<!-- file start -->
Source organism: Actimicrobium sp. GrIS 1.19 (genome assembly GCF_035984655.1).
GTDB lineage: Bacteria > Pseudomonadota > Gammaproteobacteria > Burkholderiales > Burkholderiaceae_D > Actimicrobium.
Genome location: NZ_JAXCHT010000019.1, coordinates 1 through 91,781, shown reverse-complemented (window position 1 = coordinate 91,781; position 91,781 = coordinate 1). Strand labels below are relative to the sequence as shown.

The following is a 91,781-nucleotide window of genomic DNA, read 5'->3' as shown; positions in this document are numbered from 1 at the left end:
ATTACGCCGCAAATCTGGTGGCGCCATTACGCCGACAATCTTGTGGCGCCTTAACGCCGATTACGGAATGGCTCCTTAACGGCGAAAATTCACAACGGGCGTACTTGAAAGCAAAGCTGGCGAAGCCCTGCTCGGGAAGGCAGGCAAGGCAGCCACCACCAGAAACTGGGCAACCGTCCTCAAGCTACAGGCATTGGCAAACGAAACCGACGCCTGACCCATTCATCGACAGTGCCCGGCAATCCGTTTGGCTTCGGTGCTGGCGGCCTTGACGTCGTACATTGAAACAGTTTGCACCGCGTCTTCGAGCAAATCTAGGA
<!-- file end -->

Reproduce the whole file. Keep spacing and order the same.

Source organism: Actimicrobium sp. GrIS 1.19 (genome assembly GCF_035984655.1).
GTDB lineage: Bacteria > Pseudomonadota > Gammaproteobacteria > Burkholderiales > Burkholderiaceae_D > Actimicrobium.
Genome location: NZ_JAXCHT010000019.1, coordinates 1 through 91,781, shown reverse-complemented (window position 1 = coordinate 91,781; position 91,781 = coordinate 1). Strand labels below are relative to the sequence as shown.

The following is a 91,781-nucleotide window of genomic DNA, read 5'->3' as shown; positions in this document are numbered from 1 at the left end:
ATTACGCCGCAAATCTGGTGGCGCCATTACGCCGACAATCTTGTGGCGCCTTAACGCCGATTACGGAATGGCTCCTTAACGGCGAAAATTCACAACGGGCGTACTTGAAAGCAAAGCTGGCGAAGCCCTGCTCGGGAAGGCAGGCAAGGCAGCCACCACCAGAAACTGGGCAACCGTCCTCAAGCTACAGGCATTGGCAAACGAAACCGACGCCTGACCCATTCATCGACAGTGCCCGGCAATCCGTTTGGCTTCGGTGCTGGCGGCCTTGACGTCGTACATTGAAACAGTTTGCACCGCGTCTTCGAGCAAATCTAGGA